In March 1993 M Rezvani and others (Rezvani, Fowler, Hopewell and Alcock BJR 1993; 66(783): 245-255) looked at the sensitivity of human squamous cell carcinoma of the neck to fractionated radiotherapy and combined and studied the data from the two prospective BIR Fractionation multicentre clinical trials. Of interest was the finding that the longer the overall treatment time was the greater was the chance of recurrence. The influence of radiotherapy treatment time was again discussed by SA Roberts in August 1994 (Roberts, Hendry, Brewster and Slevin BJR 1994; 67(800): 790-794).
Image source: Rezvani, Fowler, Hopewell and Alcock BJR 1993; 66(783): 245-255
There was a considerable interest in different treatment regimens:
In February 1991 DJ Brenner and EJ Hall assessed brachytherapy of the cervix and assessed fractionated high dose rate verses low dose rate regimens (Brenner and Hall BJR 1991; 64(758): 133-141).
GG Khoury and others from Cookridge Hospital in Leeds assessed the combination of radiotherapy and chemotherapy in advanced carcinoma of the cervix (Khoury, Bulman, Joslin and Rothwell BJR 1991; 64(759): 252-260) and in November 1991 the long-term results of Cathetron high dose intracavity radiotherapy was reviewed (Khoury, Bulman and Joslin BJR 1991; 64(767): 1036-1043).
In October 1991 CH Macmillan and others (Macmillan, Carrick, Bradley and Morgan BJR 1991; 64(766): 941-946) assessed concomitant chemotherapy and radiotherapy for advanced carcinoma of the head and neck.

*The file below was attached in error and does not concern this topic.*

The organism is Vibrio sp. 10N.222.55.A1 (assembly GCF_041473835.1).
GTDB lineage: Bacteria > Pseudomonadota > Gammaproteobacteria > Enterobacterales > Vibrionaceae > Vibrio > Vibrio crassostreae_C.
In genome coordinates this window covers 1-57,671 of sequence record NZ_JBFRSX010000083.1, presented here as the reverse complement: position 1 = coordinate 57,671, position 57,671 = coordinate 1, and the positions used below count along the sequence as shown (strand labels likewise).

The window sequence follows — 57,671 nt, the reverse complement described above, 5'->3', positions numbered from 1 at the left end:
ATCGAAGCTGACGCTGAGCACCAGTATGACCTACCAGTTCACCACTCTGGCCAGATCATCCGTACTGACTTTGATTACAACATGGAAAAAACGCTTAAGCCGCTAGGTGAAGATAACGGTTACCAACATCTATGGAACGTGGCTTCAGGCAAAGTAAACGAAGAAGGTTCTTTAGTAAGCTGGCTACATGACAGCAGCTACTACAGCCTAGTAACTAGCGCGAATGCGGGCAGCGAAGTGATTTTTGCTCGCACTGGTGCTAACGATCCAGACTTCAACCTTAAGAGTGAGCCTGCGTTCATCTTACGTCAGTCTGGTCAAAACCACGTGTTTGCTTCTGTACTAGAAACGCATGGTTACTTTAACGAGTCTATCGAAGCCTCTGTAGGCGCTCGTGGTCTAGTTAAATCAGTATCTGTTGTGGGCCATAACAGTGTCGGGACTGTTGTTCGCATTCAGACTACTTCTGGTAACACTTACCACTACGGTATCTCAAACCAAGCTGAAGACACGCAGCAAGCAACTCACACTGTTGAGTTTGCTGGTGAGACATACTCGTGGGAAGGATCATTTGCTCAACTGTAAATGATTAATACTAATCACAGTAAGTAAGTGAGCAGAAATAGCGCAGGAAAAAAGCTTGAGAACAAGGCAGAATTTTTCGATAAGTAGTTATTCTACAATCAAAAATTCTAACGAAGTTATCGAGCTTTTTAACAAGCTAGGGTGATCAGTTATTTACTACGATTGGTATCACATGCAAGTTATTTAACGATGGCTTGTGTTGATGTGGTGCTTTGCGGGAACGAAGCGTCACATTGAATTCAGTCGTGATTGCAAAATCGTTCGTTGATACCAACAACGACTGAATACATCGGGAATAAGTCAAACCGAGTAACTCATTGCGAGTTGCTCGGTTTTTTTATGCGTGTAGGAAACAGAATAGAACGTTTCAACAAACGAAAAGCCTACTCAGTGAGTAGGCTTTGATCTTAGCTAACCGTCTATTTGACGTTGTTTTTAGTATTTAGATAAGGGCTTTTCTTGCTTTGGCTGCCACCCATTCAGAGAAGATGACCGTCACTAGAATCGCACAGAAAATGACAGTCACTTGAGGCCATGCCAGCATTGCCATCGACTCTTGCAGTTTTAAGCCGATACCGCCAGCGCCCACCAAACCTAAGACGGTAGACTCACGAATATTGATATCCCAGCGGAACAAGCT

B Jones and others (Jones, Dale, Bleasdale and Davies BJR 1994; 67(800): 805-812) produced a mathematical model for intraluminal and intracavity brachytherapy in August 1994. In September 1996 B Jones and RG Dale looked at mathematical considerations of the reduction of tumour control with increasing overall time (Jones and Dale BJR 1996; 69(825): 830-838).
GP Swanson and others from the Mayo Clinic in Rochester (Swanson, Cupps, Utz, Ilstrup, Zincke and Myers BJR 1994; 67(801): 877-889) discussed the definitive treatment of prostate cancer and gave their results at 15 years after treatment. They expressed the opinion that caution must be used in interpreting any prostate study with less than 10 years of follow-up. M Oldham and S Webb from the Institute of Cancer Research and the Royal Marsden Hospital gave an overview of the optimisation and inherent limitations of 3D conformal radiotherapy treatment plans of the prostate in August 1995 (Oldham and Webb BJR 1995; 68(812): 882-893).
Radiotherapy was becoming increasingly sophisticated. R Ramani and others described in July 1995 the implementation of a multiple isocentric treatment for dynamic radiosurgery (Ramani, O’Brien, Davey, Schwartz, Young, Lightstone and Mason BJR 1995; 68(811): 731-735). This had been introduced in the Toronto-Bayview Regional Cancer Centre in 1988. Such radiosurgery is an example of conformal radiotherapy with stereotactic localisation and precision treatment to minimise the dose to the surrounding normal tissue.